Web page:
September 12

September 12, 1992 – Dr. Mae Jemison Enters Space

Dr. Mae C. Jemison, First African-American Woman in Space - GPN-2004-00020

Dr. Mae C. Jemison, First African-American Woman in Space

NASA astronaut and physician Dr. Mae Carol Jemison became the first African American woman to travel in space on September 12, 1992 aboard the Space Shuttle Endeavour. Mae Carol Jemison was born October 17, 1956 in Decatur, Alabama. She attended Stanford University at the young age of 16 and graduated in 1977 with a B.S. in chemical engineering and a B.A. in African and Afro American Studies. She received her Doctor of Medicine degree from Cornell Medical College at Cornell University in 1981. Following medical school she worked in the Peace Corps from 1983 to 1985 as a Peace Corps Medical Officer.

Mae Jemison crop 2009 CHAO

Mae Jemison, founder and president of BioSentient Corporation and The Jemison Group, Inc., at the T. T. Chao Symposium on Innovation, November 12, 2009, Chemical Heritage Foundation, Philadelphia, PA, USA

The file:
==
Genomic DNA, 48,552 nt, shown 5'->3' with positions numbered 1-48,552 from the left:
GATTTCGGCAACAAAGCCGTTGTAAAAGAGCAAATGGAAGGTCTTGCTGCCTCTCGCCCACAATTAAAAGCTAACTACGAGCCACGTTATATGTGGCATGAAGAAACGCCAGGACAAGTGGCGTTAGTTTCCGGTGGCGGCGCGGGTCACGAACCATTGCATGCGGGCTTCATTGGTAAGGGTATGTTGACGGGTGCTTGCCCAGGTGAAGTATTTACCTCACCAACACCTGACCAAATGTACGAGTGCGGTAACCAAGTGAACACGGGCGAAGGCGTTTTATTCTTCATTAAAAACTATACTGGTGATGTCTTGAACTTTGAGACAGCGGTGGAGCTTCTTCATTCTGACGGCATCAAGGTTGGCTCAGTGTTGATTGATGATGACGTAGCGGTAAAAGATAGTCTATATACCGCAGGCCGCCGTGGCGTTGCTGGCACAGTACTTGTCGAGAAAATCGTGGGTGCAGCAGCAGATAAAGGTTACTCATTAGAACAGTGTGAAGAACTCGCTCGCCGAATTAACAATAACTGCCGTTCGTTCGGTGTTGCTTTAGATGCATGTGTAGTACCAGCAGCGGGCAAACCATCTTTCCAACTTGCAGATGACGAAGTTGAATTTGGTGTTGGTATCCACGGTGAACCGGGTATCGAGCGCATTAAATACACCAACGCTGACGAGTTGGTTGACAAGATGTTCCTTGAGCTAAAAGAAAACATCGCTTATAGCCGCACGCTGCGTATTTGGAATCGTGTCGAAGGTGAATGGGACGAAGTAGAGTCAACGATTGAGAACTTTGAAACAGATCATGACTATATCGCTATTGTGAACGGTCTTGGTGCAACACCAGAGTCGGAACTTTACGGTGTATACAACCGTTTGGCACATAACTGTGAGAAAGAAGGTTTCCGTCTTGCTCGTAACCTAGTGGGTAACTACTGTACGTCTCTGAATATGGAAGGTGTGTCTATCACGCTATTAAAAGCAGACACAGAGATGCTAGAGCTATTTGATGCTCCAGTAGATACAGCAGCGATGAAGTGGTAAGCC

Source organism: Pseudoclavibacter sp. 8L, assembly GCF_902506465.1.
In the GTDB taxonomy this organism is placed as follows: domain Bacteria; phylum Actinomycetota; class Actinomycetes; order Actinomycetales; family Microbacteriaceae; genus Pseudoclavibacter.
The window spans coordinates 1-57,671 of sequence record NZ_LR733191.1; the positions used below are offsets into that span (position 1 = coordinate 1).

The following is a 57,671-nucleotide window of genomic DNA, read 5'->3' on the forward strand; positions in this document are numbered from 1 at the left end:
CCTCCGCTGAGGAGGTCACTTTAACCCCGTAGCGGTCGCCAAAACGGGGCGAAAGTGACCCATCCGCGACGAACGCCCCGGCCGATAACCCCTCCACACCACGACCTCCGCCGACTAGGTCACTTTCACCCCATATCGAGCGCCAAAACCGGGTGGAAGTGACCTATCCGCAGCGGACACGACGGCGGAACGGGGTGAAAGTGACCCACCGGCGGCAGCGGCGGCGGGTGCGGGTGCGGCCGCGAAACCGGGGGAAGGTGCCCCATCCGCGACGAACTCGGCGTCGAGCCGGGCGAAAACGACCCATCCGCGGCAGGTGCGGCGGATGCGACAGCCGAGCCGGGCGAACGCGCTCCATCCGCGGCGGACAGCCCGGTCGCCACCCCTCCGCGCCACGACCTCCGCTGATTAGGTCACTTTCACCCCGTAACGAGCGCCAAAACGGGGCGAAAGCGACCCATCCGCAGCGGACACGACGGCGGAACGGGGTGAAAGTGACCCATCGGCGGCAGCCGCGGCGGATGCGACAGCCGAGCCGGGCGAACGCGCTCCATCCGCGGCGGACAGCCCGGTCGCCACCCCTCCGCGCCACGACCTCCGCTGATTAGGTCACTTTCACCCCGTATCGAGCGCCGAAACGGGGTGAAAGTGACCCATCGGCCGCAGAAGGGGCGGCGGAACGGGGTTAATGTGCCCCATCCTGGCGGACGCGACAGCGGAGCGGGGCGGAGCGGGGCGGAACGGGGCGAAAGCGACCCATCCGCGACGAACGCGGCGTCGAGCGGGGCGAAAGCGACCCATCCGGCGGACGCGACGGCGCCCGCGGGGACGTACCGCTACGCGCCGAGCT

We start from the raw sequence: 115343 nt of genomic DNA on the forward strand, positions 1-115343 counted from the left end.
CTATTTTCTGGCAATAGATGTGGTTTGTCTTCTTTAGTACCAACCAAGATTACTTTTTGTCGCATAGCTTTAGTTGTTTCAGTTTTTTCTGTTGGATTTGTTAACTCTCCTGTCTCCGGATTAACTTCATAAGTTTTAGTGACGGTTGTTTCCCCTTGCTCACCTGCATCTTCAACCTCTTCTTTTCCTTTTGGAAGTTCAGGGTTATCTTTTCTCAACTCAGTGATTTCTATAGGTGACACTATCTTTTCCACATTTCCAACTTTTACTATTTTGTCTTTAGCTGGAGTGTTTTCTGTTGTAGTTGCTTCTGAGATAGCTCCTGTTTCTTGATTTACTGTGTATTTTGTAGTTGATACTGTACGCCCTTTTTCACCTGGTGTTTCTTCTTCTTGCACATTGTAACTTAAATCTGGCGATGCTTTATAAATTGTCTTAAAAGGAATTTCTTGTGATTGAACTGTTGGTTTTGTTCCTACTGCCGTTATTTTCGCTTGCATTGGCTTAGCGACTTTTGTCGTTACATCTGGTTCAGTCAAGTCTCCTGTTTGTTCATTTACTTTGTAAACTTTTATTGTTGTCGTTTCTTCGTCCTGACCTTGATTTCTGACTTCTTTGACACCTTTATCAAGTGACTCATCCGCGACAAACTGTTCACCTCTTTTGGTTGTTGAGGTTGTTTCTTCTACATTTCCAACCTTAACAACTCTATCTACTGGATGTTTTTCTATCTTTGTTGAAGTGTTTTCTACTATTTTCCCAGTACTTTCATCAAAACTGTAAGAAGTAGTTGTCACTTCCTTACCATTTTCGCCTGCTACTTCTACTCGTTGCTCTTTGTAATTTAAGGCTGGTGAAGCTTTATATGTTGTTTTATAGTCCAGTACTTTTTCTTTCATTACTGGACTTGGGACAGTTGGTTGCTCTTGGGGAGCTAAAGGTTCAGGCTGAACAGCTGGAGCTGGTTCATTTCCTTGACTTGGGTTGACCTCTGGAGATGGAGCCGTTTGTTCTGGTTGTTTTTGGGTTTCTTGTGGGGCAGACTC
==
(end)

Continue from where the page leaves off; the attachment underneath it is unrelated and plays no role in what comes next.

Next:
Jemison was selected as the first African American female candidate in the astronaut program by NASA on June 4, 1987. She added to her historic legacy when she participated in a space mission from September 12 to September 20, 1992 on STS-47 as a Mission Specialist.  Dr. Jemison left NASA in March of 1993.   She currently is a Professor at Large at Cornell University and a former professor of Environmental Studies at Dartmouth College. Jemison is also the founder and president of BioSentient Corporation and The Jemison Group, Inc.